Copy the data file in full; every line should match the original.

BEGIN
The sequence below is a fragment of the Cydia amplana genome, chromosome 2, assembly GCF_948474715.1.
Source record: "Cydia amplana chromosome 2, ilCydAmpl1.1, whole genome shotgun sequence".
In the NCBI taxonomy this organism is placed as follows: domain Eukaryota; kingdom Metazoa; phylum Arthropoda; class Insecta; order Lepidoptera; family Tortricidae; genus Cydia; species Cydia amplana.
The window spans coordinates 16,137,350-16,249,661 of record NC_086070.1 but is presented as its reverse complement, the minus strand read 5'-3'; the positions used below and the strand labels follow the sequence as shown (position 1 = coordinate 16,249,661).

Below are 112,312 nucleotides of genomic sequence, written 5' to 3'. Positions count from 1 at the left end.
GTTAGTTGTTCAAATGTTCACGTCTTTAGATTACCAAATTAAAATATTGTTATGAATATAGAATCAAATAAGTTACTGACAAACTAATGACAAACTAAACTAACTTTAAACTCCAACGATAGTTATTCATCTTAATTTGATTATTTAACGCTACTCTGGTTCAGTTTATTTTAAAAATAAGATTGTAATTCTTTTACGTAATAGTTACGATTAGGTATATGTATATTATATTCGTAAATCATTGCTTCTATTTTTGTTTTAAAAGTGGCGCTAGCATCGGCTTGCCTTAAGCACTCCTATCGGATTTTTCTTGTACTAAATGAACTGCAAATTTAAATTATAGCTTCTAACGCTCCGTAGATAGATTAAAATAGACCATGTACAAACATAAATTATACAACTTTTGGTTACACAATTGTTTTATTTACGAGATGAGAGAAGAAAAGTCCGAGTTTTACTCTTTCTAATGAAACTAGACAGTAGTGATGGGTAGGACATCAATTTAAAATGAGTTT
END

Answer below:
The sequence below is a fragment of the Cydia amplana genome, chromosome 2, assembly GCF_948474715.1.
Source record: "Cydia amplana chromosome 2, ilCydAmpl1.1, whole genome shotgun sequence".
In the NCBI taxonomy this organism is placed as follows: domain Eukaryota; kingdom Metazoa; phylum Arthropoda; class Insecta; order Lepidoptera; family Tortricidae; genus Cydia; species Cydia amplana.
The window spans coordinates 16,137,350-16,249,661 of record NC_086070.1 but is presented as its reverse complement, the minus strand read 5'-3'; the positions used below and the strand labels follow the sequence as shown (position 1 = coordinate 16,249,661).

Below are 112,312 nucleotides of genomic sequence, written 5' to 3'. Positions count from 1 at the left end.
GTTAGTTGTTCAAATGTTCACGTCTTTAGATTACCAAATTAAAATATTGTTATGAATATAGAATCAAATAAGTTACTGACAAACTAATGACAAACTAAACTAACTTTAAACTCCAACGATAGTTATTCATCTTAATTTGATTATTTAACGCTACTCTGGTTCAGTTTATTTTAAAAATAAGATTGTAATTCTTTTACGTAATAGTTACGATTAGGTATATGTATATTATATTCGTAAATCATTGCTTCTATTTTTGTTTTAAAAGTGGCGCTAGCATCGGCTTGCCTTAAGCACTCCTATCGGATTTTTCTTGTACTAAATGAACTGCAAATTTAAATTATAGCTTCTAACGCTCCGTAGATAGATTAAAATAGACCATGTACAAACATAAATTATACAACTTTTGGTTACACAATTGTTTTATTTACGAGATGAGAGAAGAAAAGTCCGAGTTTTACTCTTTCTAATGAAACTAGACAGTAGTGATGGGTAGGACATCAATTTAAAATGAGTTT